Cherkis suggests, wrongly, “The problem with author-critics is that they’re critics who refuse to be critical; purple prose is their abiding principle.” No, the problem is that they’re approaching reviewing at the “how do you feel?” level so beloved of TV journalists. They natter on about memories and emotional response and social significance, things that go a long way toward explaining why they’ve devoted several thousand words to the subject, but which tells us precious little about the music itself.

Then again, so what? Rock criticism has been doing that for decades, since the early days of Rolling Stone and Crawdaddy. In the mid-’60s, those who tried to analyze the Beatles musically were derided as over-intellectualizing fuddy-duddies, and it was the practitioner of the trade who could balance vernacular enthusiasm with technical expertise (Jon Landau and the late Robert Palmer chief among them). Far more common in the reviews section were slices of autobiography, bad fiction and attempts at psychoanalysis.

That hasn’t changed much, either. True, there are many more journals covering popular music than there were 40 years ago, and many, many more writers eager to be published therein. But the main difference Cherkis sees is in the length of reviews:

“All you have to do is flip through any music magazine—Rolling Stone, Spin, Blender—to see the editors’ patience for real criticism. The majority of Entertainment Weekly reviews are only 75 words. In Spin, many reviews are whittled down to a couple of sentences before being anonymously dispatched with a grade. That means fewer words to suspect, doubt, tear at, take a record apart to see how it works (or doesn’t). Fewer words to change the way someone thinks about how and why art is made and experienced—which is, after all, the real purpose of criticism.”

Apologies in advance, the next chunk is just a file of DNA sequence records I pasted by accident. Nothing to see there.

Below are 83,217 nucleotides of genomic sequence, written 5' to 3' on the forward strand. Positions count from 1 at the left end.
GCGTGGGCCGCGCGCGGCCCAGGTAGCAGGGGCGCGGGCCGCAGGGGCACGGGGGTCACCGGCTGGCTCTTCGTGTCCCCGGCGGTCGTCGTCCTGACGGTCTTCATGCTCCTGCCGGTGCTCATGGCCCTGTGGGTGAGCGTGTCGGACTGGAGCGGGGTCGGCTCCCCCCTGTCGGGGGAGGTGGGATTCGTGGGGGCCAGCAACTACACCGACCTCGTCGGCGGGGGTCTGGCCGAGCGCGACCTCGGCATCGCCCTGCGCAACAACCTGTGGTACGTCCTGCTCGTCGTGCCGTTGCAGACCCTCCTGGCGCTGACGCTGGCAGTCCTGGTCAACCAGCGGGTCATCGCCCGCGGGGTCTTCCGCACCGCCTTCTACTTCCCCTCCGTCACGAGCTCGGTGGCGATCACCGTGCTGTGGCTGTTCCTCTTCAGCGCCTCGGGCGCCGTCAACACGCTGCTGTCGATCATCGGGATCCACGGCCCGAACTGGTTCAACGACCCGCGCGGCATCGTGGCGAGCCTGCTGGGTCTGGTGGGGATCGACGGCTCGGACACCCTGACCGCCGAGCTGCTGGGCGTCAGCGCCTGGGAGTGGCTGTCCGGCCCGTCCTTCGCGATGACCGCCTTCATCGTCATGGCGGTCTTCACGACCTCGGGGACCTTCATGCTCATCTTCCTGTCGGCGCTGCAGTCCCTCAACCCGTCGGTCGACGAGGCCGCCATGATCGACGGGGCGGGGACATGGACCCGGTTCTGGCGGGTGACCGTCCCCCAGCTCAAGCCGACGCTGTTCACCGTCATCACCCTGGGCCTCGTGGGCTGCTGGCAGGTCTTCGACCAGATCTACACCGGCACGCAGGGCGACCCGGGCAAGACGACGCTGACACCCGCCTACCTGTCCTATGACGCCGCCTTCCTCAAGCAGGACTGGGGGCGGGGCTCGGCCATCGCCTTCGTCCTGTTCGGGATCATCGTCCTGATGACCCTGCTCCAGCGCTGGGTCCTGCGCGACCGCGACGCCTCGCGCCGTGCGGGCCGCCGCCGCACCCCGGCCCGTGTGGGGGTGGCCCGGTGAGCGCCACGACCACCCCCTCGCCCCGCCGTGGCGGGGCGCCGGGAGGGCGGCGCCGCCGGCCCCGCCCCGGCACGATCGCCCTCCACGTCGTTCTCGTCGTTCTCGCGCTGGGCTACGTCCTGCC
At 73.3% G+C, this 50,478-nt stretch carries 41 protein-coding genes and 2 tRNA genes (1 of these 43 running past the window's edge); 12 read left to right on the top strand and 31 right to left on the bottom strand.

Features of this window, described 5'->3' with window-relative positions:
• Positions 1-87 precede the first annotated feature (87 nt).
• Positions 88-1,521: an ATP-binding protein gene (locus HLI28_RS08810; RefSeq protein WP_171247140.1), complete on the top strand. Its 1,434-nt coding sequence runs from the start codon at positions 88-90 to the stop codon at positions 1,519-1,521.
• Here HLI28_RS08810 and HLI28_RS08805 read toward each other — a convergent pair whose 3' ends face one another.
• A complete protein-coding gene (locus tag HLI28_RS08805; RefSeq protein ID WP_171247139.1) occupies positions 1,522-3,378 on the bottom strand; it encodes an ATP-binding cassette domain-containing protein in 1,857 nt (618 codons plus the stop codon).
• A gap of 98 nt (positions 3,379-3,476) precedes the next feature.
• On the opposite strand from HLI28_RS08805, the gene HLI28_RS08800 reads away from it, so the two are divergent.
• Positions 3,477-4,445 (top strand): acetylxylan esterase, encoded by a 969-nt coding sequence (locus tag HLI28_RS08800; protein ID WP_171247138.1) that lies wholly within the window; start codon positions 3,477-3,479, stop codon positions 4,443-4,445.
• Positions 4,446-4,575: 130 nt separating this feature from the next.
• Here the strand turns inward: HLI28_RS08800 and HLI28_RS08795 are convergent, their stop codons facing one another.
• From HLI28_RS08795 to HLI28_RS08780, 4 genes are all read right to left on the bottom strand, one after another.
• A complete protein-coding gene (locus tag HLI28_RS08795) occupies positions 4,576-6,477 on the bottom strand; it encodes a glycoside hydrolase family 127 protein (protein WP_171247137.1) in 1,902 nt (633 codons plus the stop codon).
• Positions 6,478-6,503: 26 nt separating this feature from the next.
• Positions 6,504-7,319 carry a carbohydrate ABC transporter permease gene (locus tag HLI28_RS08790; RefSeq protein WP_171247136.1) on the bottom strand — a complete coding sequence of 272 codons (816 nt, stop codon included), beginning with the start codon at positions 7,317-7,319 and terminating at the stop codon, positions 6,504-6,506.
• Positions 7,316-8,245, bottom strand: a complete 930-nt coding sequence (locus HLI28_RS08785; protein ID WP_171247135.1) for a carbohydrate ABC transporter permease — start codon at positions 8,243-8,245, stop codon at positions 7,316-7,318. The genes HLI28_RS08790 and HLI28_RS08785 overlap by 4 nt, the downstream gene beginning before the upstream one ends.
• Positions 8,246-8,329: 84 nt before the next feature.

This is where I’m obliged to play the heretic, because while there are many things wrong with music criticism today, short reviews is not one of them. Much as I would like to believe that great insights are being choked off as the average review’s word count declines, my experience is that the opposite is true. Less really is more.

As a guy who owes at least part of his reputation to reviews of a sentence or less, my preference for short and sweet may not come as a surprise. But sad truth is this: It’s a rare critic who actually has a raft of genuine insight into an album. More often than not, what gets set down are observation, description and rhetoric (not necessarily in that order), which is usually centered on a single idea about the album or band, then whipped into some semblance of essay form. Most could easily be condensed to 20 or 30 words of actual argument — and, frankly, should be. And once that couple dozen words are fleshed out with a bit of background and a supporting example or two, you’ve got a very nice 100- or 120-word review.